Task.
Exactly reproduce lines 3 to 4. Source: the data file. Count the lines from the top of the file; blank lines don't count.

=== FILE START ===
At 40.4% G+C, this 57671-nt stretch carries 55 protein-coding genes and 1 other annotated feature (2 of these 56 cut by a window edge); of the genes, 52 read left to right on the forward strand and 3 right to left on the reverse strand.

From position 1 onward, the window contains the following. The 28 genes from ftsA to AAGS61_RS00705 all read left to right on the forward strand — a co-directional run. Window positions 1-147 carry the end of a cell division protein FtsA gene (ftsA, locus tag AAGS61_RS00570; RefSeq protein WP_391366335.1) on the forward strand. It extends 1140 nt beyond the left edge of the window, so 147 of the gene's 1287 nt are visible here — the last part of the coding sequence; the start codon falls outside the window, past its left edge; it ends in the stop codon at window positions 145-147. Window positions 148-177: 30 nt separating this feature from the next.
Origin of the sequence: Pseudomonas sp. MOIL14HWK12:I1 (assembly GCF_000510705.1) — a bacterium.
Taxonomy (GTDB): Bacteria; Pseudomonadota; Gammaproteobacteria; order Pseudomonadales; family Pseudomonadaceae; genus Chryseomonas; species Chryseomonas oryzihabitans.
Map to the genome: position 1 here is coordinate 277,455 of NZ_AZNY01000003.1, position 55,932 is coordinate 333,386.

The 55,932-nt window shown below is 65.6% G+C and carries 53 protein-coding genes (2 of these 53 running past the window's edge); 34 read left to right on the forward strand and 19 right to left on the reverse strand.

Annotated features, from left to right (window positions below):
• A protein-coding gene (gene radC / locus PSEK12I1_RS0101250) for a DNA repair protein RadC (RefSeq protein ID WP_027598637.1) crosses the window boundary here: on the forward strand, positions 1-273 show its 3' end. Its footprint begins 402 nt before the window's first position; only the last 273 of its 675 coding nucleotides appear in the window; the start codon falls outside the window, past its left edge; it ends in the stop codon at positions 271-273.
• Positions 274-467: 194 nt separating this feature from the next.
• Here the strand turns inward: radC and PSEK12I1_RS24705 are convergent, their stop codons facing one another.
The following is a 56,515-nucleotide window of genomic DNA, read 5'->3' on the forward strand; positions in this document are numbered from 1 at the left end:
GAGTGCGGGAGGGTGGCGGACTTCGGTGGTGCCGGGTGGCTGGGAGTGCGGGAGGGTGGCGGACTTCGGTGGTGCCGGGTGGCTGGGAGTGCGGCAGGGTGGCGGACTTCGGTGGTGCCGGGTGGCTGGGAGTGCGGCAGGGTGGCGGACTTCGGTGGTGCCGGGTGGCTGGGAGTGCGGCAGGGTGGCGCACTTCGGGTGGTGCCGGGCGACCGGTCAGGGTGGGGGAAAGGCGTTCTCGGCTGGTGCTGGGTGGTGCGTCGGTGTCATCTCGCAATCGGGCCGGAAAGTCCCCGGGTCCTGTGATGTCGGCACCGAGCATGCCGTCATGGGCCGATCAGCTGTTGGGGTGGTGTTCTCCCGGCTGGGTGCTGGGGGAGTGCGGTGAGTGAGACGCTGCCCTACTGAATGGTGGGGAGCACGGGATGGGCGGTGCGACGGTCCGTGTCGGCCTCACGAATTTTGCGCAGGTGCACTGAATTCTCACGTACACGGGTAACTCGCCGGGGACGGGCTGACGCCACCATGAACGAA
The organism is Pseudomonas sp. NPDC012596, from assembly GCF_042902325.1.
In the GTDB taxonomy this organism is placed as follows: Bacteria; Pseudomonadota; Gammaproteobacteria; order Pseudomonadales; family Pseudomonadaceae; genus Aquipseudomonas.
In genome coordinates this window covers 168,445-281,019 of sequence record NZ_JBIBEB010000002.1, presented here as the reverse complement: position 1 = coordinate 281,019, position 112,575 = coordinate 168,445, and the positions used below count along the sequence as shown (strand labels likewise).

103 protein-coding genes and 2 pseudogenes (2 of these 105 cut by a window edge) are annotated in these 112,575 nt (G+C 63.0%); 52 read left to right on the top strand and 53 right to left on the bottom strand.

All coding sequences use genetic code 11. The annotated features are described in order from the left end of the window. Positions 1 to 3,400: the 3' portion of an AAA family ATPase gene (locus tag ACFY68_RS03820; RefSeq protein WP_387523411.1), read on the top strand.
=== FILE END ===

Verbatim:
Origin of the sequence: Pseudomonas sp. MOIL14HWK12:I1 (assembly GCF_000510705.1) — a bacterium.
Taxonomy (GTDB): Bacteria; Pseudomonadota; Gammaproteobacteria; order Pseudomonadales; family Pseudomonadaceae; genus Chryseomonas; species Chryseomonas oryzihabitans.